IRRIGATION AND RYE LIVING-MULCH EFFECTS ON MICHIGAN ASPARAGUS

D. Brainard
In response to declines in yield and stand longevity, Michigan asparagus growers are experimenting with multiple cultural practices including irrigation, shallow tillage, and “living-mulches” sown immediately following harvest in late June. Drought stress may play an important role in limiting fern growth and increasing fern susceptibility to pests. Living mulches are thought to reduce soil degradation and suppress weeds, but may also suppress asparagus through competition for water. Research was initiated in Hart, Michigan, USA, in 2008 with the following long-term objectives: 1) to evaluate the effects of irrigation on asparagus yields and weed management under two cropping systems; and 2) to determine the effects of cereal rye (Secale cereal) living-mulch on soil moisture, weed growth, and asparagus yield. In a research farm field experiment, 4 treatments were examined: 1) no-till with standard herbicides; 2) no-till with standard herbicides plus irrigation; 3) shallow-tillage with rye living-mulch; 4) shallow tillage with rye living-mulch plus irrigation. Irrigation increased weed density and weed dry weight but had no detectable effect on asparagus yields. Rye living mulch 1) reduced soil volumetric water content by approximately 2-3% at 60 cm; 2) suppressed weeds compared to weedy control treatments, but resulted in increased weed density and dry weight compared to conventional herbicide treatments; and 3) had no detectable effect on asparagus yield.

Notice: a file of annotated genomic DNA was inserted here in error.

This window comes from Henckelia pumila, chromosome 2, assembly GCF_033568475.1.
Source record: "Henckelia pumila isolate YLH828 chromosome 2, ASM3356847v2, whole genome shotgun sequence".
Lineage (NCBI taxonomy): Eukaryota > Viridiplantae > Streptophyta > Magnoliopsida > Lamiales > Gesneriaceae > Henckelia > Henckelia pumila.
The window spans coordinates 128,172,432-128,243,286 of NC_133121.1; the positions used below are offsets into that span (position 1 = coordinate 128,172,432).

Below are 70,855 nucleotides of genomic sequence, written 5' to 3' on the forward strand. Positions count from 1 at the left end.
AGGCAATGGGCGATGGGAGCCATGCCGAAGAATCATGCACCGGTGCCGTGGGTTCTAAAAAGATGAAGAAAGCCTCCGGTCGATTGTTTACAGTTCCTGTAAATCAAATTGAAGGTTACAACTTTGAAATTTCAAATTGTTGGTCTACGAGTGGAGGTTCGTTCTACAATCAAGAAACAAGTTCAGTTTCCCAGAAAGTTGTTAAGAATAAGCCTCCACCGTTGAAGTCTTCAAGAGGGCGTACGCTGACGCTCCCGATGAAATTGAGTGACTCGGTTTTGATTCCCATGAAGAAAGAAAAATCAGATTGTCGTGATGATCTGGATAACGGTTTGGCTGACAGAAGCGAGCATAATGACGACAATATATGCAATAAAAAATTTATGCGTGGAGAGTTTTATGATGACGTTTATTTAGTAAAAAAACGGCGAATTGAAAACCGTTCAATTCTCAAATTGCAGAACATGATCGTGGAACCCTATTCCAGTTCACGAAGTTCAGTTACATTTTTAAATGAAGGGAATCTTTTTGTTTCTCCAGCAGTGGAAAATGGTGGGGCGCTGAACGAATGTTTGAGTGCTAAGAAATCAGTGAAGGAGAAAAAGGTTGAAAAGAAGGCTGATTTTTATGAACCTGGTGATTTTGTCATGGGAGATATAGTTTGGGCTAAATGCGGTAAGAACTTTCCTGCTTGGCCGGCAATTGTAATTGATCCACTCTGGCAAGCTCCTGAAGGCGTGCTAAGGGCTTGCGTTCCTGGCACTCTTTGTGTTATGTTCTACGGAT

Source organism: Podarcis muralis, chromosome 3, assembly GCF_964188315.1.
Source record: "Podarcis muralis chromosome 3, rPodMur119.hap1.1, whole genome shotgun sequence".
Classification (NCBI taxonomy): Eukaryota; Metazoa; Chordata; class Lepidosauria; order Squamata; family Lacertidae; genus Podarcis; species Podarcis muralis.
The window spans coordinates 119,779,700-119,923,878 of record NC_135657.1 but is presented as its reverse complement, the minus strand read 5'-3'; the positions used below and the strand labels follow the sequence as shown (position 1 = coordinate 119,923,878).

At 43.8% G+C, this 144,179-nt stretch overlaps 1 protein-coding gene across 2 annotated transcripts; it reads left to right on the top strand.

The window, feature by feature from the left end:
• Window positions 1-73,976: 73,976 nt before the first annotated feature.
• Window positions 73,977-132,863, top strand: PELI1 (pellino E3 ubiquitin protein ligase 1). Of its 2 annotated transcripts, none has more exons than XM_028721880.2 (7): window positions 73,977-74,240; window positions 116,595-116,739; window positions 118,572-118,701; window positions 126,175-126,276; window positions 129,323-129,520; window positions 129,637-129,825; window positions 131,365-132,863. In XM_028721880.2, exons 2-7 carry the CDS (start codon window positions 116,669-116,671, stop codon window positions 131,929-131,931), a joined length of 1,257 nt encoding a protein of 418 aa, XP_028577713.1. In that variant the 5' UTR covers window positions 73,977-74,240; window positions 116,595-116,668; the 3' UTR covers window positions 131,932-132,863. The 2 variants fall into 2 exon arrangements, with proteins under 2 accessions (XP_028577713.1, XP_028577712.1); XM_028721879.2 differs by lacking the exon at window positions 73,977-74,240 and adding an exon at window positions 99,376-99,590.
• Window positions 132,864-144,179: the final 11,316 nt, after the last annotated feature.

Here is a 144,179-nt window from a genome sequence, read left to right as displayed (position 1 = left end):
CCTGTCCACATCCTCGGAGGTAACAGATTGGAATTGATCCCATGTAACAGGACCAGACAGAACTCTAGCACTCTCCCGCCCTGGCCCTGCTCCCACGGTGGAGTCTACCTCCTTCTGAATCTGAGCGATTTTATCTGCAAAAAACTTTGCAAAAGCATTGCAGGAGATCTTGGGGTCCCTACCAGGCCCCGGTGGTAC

Brainard, D. (2012). IRRIGATION AND RYE LIVING-MULCH EFFECTS ON MICHIGAN ASPARAGUS . Acta Hortic. 950, 53-58
DOI: 10.17660/ActaHortic.2012.950.4
https://doi.org/10.17660/ActaHortic.2012.950.4
cover crops, weed management, drought stress, tillage
English

Acta Horticulturae